flew like a budding leukocyte
to Esther’s aid, her latest breast cancer bleeped
but her future vague.

Grandmother now
I housekeep a toddler, sleep in a doublewide.
Andean weather frescoes a turned page.

Sunday, June 30, 2013

Civil Space

I feel our borrowed car
contact the car
behind us

the slightest bump
a nearly zero-
impact collision

surprise, yes, shock

Mike believes
the other driver hit us
as Mike was shifting
into reverse

doesn’t believe
he backed into him

we all disembark
look at the cars

no damage
to either car
to any person

I’m sorry, Mike says

the other driver
raises his arms, raises
his voice at Mike

This is not good
We have a problem

the other driver
repeats himself
pushes himself
in Mike’s face

demands that Mike
repeat a string of words
the other invents

I’m sorry, it was
all my fault

Mike says it
the other slaps
Mike’s shoulder

we walk away

Anticipating Fennel

next to a second planting of St. John’s Wort
I sow arrowy chamomile & feathery yarrow,
strew borage to interpolate blue, Greek
oregano so prolific its prunings should crest
my gray plastic wheelbarrow, & sacrifice
bunkered persuasions of underground mint
for sage & thyme the afternoon desert winds
will sandblast springtime thru summer, isolate
prickly pear from artichoke, rhubarb heart
to rosemary's proven veins, lie lavender.

— 30 June 2013

Thirteen Ways of Looking at a Mynah

Forty feet in the air,
the stob of a flowering ohiʽa
bows under a mynah.

Mynahs, their wings black-&-white
black-&-white, strobe the soccer fields
scanning for the epileptics’ team bus.

A flock of seven ducks shares one mind.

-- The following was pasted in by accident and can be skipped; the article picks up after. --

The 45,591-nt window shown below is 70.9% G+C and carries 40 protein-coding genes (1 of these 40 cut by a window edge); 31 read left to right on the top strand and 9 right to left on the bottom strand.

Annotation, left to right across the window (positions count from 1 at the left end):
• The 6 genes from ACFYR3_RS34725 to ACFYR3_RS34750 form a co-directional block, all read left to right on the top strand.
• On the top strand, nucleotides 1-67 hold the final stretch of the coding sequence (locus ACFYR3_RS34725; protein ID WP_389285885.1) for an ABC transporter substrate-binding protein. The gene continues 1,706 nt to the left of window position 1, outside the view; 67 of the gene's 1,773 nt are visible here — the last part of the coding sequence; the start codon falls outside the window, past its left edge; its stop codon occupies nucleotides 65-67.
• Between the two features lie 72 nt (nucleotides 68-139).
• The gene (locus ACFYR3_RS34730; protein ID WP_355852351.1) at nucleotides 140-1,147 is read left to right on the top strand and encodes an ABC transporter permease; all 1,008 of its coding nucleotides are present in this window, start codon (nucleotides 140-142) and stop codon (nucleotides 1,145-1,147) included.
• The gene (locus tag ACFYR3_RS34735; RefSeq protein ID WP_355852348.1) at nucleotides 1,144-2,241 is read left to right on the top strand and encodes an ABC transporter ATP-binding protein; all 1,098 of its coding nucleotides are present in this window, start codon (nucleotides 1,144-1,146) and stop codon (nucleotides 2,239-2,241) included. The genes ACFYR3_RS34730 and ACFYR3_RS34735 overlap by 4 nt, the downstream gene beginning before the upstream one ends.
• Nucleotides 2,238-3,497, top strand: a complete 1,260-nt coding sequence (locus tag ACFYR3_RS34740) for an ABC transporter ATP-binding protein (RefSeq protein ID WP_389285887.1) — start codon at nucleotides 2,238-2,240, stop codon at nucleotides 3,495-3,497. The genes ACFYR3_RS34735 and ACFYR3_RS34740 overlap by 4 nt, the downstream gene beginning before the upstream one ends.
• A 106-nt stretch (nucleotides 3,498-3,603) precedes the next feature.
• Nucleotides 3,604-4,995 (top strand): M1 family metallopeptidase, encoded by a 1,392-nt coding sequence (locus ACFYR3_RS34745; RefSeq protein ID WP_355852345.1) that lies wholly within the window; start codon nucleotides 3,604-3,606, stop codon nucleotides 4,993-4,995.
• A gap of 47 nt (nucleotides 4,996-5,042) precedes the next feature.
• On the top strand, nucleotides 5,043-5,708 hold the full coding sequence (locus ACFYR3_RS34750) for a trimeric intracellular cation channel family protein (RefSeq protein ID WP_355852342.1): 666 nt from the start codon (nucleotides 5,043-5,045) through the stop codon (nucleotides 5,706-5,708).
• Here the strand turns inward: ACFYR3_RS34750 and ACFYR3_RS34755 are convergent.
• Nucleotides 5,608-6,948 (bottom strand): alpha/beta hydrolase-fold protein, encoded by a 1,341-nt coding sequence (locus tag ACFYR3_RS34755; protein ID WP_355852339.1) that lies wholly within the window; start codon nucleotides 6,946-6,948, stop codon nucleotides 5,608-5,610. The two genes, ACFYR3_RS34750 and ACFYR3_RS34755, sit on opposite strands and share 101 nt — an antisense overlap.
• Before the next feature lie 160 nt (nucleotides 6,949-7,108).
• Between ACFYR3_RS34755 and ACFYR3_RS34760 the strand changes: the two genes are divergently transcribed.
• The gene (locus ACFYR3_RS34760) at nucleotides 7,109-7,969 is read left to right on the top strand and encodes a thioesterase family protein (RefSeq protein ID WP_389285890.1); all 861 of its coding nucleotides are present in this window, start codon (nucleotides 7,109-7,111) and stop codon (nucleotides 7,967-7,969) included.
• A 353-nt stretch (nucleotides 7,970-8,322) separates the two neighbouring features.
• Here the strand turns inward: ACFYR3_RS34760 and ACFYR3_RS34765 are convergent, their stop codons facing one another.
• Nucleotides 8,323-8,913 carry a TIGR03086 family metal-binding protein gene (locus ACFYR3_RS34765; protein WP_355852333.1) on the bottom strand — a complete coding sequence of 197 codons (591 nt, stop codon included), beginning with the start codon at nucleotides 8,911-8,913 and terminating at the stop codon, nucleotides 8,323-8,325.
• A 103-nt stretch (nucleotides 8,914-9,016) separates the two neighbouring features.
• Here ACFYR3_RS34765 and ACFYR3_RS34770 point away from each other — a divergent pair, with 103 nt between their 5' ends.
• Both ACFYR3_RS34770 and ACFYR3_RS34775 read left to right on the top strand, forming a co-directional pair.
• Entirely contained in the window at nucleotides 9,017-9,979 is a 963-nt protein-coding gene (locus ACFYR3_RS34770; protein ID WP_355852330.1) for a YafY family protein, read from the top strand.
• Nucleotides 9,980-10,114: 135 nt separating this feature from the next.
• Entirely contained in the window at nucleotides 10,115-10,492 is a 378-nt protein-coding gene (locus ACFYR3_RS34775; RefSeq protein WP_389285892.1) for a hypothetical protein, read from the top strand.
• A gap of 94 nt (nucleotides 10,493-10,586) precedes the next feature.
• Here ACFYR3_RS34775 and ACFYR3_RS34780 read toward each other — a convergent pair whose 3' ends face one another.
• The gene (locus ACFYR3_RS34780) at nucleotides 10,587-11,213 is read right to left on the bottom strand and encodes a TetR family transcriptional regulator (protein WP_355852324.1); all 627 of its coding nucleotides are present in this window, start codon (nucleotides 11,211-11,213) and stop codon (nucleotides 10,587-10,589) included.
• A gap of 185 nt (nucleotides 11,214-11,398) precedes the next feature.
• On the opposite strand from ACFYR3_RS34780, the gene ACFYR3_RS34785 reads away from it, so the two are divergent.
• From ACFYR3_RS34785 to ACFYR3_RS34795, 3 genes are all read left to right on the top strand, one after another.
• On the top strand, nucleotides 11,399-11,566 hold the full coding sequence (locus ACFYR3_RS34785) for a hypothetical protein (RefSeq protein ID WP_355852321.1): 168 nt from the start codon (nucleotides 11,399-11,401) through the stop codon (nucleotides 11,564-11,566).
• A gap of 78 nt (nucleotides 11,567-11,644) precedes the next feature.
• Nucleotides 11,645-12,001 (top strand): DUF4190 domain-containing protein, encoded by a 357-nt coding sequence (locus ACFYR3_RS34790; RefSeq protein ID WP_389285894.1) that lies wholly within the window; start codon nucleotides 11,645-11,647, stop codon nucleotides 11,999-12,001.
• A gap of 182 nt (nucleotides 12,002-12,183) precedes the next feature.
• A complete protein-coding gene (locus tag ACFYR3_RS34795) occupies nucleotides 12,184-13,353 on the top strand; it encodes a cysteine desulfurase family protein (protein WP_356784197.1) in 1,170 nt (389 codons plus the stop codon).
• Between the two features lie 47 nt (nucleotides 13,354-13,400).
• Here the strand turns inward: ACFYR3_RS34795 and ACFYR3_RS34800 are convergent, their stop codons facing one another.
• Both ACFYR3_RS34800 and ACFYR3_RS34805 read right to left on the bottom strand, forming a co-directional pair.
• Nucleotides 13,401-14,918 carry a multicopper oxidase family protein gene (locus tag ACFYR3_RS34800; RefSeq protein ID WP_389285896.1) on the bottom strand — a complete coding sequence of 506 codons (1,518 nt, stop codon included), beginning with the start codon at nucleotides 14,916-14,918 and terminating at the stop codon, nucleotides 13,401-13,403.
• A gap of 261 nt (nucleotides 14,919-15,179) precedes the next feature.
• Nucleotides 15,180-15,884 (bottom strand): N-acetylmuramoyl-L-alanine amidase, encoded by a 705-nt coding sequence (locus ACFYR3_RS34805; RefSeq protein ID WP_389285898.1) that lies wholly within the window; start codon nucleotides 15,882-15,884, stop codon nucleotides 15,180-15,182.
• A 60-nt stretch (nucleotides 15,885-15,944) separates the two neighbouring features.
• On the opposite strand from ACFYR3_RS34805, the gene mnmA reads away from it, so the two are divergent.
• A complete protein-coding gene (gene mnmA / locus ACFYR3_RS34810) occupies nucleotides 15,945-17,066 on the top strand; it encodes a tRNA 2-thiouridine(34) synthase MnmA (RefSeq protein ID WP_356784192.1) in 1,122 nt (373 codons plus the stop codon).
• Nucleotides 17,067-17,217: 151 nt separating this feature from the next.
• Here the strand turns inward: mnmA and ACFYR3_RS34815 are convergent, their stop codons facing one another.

Seven mynahs pretend fourteen.

Every region has its rowdy –
mockingbird, magpie, or mynah
playboy, bully, or lout – 
ornamental gardens with broken statuary
may be granted more than one.

Downtown, I watch them rise with alarm
settle with hops & swaggers. At home 
nothing larger than ladybugs fly
aside from cardinals & pigs.

Unseen, the jungle whistles 
with honeycreeper, scrubland 
fosters nene. Then settlers come 
with talking mynahs, chili fed 
to etch their naturally slit tongues 
for finer articulation.

O ill-paid inspector
How does my apple evade you?
Will you be relieving a widow of her potpourri
while mynahs swoop through the air space
to nab the core from my hand?

I’m selling my air gun, bought years ago
but never used, the barrel now rusty.
Rod will pay $40 to shoot the hundreds of 
bandoliered mynahs looting his money crops – 
mangosteen, rambutan, lychee.

When mynahs stand in a downpour
it doesn’t mean they can’t fly or don’t care
it means they don’t feel it.

The gutter along the ocean side of our house
amplifies the morning fusillade
stepped off by mynahs.

She hears outside the window
a sporadic tapping.
Tapping back in Morse code
she begs the mynah’s forgiveness
promises lacquered boxes, nacreous collar studs
yards & yards of gold braid.

Ringed by contenders, one mynah spatchcocks
another, dip & peck, dip & peck. Which
yellow eye blisters red?

Mynahs are not like ocultos
in Argentina. They do not startle up at night
from ground nests or shriek from the branches of trees.
Mynahs dissolve two hours after sunset 
& reassemble eleven minutes before dawn.

— 12 February 2013

Walking Out

Walking down this
steep trail, I drone to myself:
Kent, I need to rest.
Juan, necesito descansar.
Twenty times, one
hundred, breath harsh
against my ears. My trekking
poles swing too far, not far
enough. I stumble
over tumbled rocks
square-cornered boulders
slick & tilted slabs.
A man-made trail
maintained by falling water.
My foot bones ache.

10 January 2013